Human factors generally focuses on the usability of a single medical device, addressing whether or not the device can be expected to be used safely and efficiently by real users in the real environment of use. The product features of concern often include knobs, buttons, interfaces, displays, alarms, visible and hidden information, instructions for use, and even assembly and durability.
Typically, as in the FDA’s human factors guidance, human factors considerations are treated as a one-way issue (i.e., how the environment affects the use of the device). However, the question should also be asked the other way around—how does the use of a device affect the overall environment?
Secondary human factors effects can arise because of several associated factors. One is that excessive time being spent on one device can detract from adequate attention to other devices and activities. This might be the result of conscious decisions about which devices require the greatest attention, with the consequence that other devices are actively or passively deemed to require less attention.
Excessive use challenges can also lead to general frustration and physical and mental fatigue which can also degrade user performance overall. On the other hand, an easy-to-use device can free-up time and mental energy to deal with more problematic devices.
Unfortunately, typical human factors and usability evaluation and testing conducted in isolation may not reveal these secondary effects. That is because the real issue may not be seen when users interact with an individual device outside of the actual care environment.
Instead, one would need to focus on how they interact with all of the devices within their domain while also dealing with non-device demands on their time and concentration. While human factors testing should be done with some level of realistic task simulation, this is not always the case.
There are at least four important opportunities to address human factors:
One, and potentially the most effective, is during design. This is the most effective because eliminating hazards is always the first choice in a hierarchy of safety measures. The need for human factors analysis is considered part of design controls and is addressed in the preamble to the Quality Systems Regulation, where it is stated that human factors must be applied “from the early stages of the design process until that point in development at which the interfaces with the medical professional and the patient are fixed.” A weakness of this admonition is that it does not preclude a weak design becoming fixed too soon.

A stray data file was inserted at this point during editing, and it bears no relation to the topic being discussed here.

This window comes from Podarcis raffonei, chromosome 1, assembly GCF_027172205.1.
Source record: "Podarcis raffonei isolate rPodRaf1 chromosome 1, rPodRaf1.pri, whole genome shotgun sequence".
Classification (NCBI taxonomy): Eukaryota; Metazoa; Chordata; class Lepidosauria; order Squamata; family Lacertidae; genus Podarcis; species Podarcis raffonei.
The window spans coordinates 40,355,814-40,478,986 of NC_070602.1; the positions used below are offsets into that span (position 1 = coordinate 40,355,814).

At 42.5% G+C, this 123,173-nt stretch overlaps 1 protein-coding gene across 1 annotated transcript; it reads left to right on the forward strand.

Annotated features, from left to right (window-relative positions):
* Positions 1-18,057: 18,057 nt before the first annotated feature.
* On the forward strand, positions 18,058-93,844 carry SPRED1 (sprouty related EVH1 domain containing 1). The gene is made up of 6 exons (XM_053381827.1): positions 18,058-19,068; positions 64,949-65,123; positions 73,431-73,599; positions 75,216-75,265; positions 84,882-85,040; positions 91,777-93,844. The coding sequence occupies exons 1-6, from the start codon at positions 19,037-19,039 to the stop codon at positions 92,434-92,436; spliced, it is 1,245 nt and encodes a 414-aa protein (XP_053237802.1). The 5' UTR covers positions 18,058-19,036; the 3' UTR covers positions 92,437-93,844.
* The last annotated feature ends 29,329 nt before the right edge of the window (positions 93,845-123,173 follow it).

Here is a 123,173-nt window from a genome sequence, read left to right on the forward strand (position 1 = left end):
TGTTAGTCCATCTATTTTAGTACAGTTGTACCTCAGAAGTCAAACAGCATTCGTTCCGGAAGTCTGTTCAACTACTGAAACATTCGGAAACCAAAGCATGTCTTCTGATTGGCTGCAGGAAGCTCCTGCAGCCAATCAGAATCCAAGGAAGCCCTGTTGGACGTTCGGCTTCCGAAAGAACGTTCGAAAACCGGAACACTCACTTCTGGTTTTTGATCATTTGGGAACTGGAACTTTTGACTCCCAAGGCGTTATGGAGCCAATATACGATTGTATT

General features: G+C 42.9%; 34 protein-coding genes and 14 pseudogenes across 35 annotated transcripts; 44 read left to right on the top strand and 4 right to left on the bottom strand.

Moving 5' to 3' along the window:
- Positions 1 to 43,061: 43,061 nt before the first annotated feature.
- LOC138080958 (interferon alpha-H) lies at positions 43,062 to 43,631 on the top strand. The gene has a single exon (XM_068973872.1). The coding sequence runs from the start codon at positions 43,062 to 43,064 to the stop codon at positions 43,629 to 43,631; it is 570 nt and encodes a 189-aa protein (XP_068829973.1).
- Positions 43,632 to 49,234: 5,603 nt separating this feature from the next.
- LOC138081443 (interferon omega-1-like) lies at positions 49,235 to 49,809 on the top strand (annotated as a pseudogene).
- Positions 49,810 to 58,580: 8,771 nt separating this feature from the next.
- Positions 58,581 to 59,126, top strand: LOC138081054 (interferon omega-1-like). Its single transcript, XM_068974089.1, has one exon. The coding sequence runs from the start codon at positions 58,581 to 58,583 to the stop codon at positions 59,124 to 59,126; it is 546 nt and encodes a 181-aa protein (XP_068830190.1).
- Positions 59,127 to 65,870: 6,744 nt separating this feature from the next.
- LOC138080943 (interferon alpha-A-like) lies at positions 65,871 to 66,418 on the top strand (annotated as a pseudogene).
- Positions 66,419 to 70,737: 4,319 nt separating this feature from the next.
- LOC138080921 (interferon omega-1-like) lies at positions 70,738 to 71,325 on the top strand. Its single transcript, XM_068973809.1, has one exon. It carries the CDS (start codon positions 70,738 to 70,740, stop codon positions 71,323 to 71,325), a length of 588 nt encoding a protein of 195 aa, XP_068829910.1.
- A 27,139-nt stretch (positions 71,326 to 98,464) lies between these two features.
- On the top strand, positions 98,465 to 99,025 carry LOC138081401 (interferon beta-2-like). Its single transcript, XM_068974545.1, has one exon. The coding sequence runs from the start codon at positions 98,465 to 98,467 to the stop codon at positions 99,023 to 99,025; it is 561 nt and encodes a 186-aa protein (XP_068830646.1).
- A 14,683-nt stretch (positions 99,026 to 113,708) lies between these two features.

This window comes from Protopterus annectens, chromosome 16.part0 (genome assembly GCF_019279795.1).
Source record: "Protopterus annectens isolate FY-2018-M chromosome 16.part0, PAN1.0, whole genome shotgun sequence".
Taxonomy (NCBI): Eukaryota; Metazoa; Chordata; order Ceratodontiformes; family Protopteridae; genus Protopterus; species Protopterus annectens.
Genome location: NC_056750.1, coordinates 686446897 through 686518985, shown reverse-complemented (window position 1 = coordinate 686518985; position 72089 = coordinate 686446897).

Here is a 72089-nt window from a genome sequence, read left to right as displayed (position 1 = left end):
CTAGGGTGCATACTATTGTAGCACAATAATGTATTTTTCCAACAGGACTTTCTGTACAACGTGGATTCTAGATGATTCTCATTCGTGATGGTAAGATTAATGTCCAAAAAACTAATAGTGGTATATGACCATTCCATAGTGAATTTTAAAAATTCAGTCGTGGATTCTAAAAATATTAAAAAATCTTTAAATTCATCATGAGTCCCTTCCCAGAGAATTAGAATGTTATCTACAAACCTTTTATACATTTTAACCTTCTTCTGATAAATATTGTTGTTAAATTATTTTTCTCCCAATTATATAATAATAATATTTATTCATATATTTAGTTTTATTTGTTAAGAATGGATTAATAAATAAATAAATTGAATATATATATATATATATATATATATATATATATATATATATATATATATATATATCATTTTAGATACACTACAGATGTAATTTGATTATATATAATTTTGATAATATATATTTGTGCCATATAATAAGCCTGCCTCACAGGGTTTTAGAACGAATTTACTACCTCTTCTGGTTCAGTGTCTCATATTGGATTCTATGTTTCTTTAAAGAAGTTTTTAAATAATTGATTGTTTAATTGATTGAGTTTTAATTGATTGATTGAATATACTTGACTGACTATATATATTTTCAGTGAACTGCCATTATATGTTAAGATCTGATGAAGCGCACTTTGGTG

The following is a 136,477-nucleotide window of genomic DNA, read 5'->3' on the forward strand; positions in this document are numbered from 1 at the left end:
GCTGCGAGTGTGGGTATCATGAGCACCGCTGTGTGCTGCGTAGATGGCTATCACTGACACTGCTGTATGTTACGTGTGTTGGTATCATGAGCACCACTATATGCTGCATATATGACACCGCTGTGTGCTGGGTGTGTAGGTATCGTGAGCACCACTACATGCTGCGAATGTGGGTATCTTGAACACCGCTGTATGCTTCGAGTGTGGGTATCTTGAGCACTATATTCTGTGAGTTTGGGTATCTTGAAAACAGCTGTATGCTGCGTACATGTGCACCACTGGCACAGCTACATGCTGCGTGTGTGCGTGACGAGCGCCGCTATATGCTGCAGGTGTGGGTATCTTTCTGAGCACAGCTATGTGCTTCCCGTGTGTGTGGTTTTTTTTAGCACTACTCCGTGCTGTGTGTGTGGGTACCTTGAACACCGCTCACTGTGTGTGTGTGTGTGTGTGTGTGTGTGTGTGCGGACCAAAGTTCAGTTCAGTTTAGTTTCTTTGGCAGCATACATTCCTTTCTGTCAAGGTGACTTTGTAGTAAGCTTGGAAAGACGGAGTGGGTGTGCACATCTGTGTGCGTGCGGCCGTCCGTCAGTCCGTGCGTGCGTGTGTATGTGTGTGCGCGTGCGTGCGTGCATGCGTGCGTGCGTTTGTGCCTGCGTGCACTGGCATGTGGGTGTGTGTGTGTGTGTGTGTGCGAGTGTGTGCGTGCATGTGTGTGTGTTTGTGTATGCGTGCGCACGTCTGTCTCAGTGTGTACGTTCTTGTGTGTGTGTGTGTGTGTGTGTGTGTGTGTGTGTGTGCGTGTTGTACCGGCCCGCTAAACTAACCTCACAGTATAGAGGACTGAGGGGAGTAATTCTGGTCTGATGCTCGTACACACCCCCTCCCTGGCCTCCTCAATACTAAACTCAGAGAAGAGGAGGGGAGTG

The second opportunity for a human factors analysis is during pre-purchase device evaluation and selection, when hazards can be eliminated by not purchasing devices that have poor human factors design. During this phase, it is important to remember that devices may have multiple users, including clinicians, servicers, and patients.
The third opportunity is during deployment, training, and use of devices, which may still have identified human factors issues that have to be dealt with on a day-to-day basis.
Finally, human factors must be considered during incident analyses, after the fact. It is important to not be too quick to blame the user when examining these incidents.
William Hyman, ScD, is an adjunct professor of biomedical engineering at The Cooper Union and a consultant in New York. He is also a professor emeritus of biomedical engineering at Texas A&M University.